How Millennials Can Thrive as Restaurant Franchisees

    Two Chicken Salad Chick operators share three tips for aspiring young restaurateurs.

    Allison and Bo Bradford holding their baby outside a Chicken Salad Chick restaurant.
    Chicken Salad Chick
    Don’t let others’ perceptions of you, your age, and your business stunt your goals.

    In the restaurant space, it can be difficult for younger entrepreneurs to make a name for themselves and keep up with the decades of experience that so many industry veterans have. Jumping into owning a business right out of college or early in a career path is daunting and isn’t exactly what everyone dreams of, but don’t count out that there are still plenty of ways to thrive and grow your business into an empire despite your young age.

    Below are three tips for aspiring young restaurateurs:

    Become the Leader

    Growing up, everyone has a role model. When you become a business owner, you’re responsible for all aspects of the business and its success, which means that you now need to become the role model for your employees. Being a role model and leader is twofold—there’s the passion side and the ‘putting in the work’ side.

    Creating a good environment by being honest, kind, and transparent will make people want to help your business be successful. Show employees your passion for why and how you’re keeping the business running smoothly beyond simply selling a product for profits. You want your team to understand that they’re not working for you, but with you. Help paint that bigger picture for them – not only are they ringing people up at the register or making sandwiches in the kitchen, they have a role in people’s days. They bring them laughter, joy, and the opportunity to take a break from their work day, all while also playing an even greater role in the community.

    Additionally, you can’t be afraid of getting your hands dirty and working at the ground-level of your business—whether that’s running the register or doing dishes – there’s no task above you. It’s important to not only know the way, but show the way. We like being very hands-on in the restaurant to help set our employees up for success. If they can run the business better than we can, that’s a good thing for us and for their development.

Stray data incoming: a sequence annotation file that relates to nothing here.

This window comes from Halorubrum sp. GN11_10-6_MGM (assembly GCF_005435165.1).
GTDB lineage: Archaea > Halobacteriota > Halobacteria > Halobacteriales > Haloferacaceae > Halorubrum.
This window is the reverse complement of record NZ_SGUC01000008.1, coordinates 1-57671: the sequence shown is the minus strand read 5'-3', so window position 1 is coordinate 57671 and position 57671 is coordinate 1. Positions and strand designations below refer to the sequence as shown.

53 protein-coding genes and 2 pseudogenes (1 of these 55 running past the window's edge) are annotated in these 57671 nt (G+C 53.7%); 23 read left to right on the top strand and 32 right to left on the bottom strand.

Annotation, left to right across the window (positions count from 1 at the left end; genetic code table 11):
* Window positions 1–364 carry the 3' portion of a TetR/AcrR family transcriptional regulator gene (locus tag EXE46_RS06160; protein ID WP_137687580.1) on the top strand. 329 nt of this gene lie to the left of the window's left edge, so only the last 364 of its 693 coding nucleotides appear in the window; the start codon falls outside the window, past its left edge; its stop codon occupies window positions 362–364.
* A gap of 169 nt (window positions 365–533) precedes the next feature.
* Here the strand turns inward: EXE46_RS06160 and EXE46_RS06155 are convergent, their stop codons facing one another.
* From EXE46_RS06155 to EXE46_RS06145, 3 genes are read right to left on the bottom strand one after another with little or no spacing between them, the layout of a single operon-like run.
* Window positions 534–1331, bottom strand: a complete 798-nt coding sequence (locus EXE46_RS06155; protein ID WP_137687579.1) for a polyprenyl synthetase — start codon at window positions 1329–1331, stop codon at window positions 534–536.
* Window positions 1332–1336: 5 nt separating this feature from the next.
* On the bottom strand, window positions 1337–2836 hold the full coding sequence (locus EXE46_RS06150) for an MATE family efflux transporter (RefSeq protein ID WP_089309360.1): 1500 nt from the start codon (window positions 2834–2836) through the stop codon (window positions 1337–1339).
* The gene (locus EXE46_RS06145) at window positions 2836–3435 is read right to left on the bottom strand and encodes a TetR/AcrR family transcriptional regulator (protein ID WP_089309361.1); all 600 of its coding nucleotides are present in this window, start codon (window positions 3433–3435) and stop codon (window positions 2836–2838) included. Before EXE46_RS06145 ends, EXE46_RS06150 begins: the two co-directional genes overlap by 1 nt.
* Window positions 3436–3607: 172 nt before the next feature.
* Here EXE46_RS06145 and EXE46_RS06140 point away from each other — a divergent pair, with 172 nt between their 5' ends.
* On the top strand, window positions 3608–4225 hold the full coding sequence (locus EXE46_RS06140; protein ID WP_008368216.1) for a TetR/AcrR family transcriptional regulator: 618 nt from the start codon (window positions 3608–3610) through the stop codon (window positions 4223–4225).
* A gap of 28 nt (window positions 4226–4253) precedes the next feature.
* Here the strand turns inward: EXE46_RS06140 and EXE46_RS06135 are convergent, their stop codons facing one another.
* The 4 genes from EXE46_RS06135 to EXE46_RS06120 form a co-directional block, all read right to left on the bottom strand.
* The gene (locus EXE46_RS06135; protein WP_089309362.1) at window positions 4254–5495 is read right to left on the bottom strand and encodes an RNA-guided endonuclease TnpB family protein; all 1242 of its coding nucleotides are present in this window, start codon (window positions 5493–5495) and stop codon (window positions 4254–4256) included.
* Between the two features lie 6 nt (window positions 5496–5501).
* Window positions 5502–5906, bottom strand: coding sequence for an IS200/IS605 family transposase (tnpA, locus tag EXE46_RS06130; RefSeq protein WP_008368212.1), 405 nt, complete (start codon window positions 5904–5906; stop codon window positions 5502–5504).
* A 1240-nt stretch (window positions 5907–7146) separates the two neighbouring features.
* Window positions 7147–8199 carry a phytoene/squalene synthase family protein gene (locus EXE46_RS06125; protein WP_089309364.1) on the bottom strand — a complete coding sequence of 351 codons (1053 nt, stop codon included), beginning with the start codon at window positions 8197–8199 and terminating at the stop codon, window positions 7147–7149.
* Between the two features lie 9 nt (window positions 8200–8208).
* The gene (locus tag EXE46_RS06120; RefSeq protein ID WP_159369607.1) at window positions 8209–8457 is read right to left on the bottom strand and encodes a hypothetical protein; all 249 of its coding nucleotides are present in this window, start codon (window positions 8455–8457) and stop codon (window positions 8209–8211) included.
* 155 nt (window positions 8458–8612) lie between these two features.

Never Stop Learning

    In today’s world, there are so many different ways to learn and so many different leaders in the industry to learn from. Find mentors who have more experience than you and lean in. While it maybe uncomfortable to be vulnerable, you’ll gain invaluable knowledge that will help you in the long-run.

    Accept that you do not know everything, and develop a hunger to learn. Whether it be online courses, taking on a smaller or more hands-on role to learn the ropes of the industry you are entering, or even doing extensive outside research—learn as much as you can.

    Start small—maybe try out a marketing strategy that you are not doing now, but could easily implement, and get to know the markets that your business is growing into to match what the community is looking for. Keep up with community events and involve your business where you can to grow your knowledge of the area and the people you are serving. Knowledge is one of the most important skills young entrepreneurs can have, whether they’re opening their first or 15th location.

    Be Confident in Your Decisions & Strategy

    A big misconception when it comes to young people entering entrepreneurship and the workforce in general is that we do not know what we are doing, we lack experience, and will do a poor job. This is an unfortunate myth, and it’s important to put your pride and ego aside despite what you assume others may be thinking. It takes giving all you have to be successful, but it also takes confidence with each move you make to show yourself and those around you that you’re in the right place and a powerhouse entrepreneur.

    Don’t let others’ perceptions of you, your age, and your business stunt your goals. Make sure to find a strong support system that believes in you and wants to see you thrive, and keep those people in your corner as you do.

    Allison (28-years-old) and Bo (30-years-old) Bradford are the proud owners of Chicken Salad Chick in LaGrange, Georgia, and among the youngest franchise owners in the system. Allison can remember dining at the first Chicken Salad Chick in 2008, while visiting Auburn. By the time she attended Auburn University, she had established herself at the campus restaurant as a regular and ultimately became a marketing intern for the brand. After graduation, Bradford joined Chicken Salad Chick as a corporate trainer and transitioned into a role as community marketing manager in 2017. Following her 6-year career with the brand, Allison and her husband, Bo, made their mark as franchise owners, opening in August 2021.